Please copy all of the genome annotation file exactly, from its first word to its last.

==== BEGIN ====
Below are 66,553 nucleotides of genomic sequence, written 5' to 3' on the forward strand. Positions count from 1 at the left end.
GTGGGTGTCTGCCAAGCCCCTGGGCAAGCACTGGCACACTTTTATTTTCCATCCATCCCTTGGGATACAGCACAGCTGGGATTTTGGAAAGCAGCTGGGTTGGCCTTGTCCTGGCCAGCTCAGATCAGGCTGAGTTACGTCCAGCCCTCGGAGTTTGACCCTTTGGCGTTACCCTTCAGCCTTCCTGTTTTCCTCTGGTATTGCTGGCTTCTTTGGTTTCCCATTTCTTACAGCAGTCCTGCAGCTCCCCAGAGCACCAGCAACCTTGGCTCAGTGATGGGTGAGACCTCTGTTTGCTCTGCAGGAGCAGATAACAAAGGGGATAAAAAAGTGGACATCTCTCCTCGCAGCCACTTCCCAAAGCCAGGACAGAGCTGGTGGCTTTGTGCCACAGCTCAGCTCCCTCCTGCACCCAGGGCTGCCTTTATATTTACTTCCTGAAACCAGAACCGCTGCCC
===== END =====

Below are 66,553 nucleotides of genomic sequence, written 5' to 3' on the forward strand. Positions count from 1 at the left end.
GTGGGTGTCTGCCAAGCCCCTGGGCAAGCACTGGCACACTTTTATTTTCCATCCATCCCTTGGGATACAGCACAGCTGGGATTTTGGAAAGCAGCTGGGTTGGCCTTGTCCTGGCCAGCTCAGATCAGGCTGAGTTACGTCCAGCCCTCGGAGTTTGACCCTTTGGCGTTACCCTTCAGCCTTCCTGTTTTCCTCTGGTATTGCTGGCTTCTTTGGTTTCCCATTTCTTACAGCAGTCCTGCAGCTCCCCAGAGCACCAGCAACCTTGGCTCAGTGATGGGTGAGACCTCTGTTTGCTCTGCAGGAGCAGATAACAAAGGGGATAAAAAAGTGGACATCTCTCCTCGCAGCCACTTCCCAAAGCCAGGACAGAGCTGGTGGCTTTGTGCCACAGCTCAGCTCCCTCCTGCACCCAGGGCTGCCTTTATATTTACTTCCTGAAACCAGAACCGCTGCCC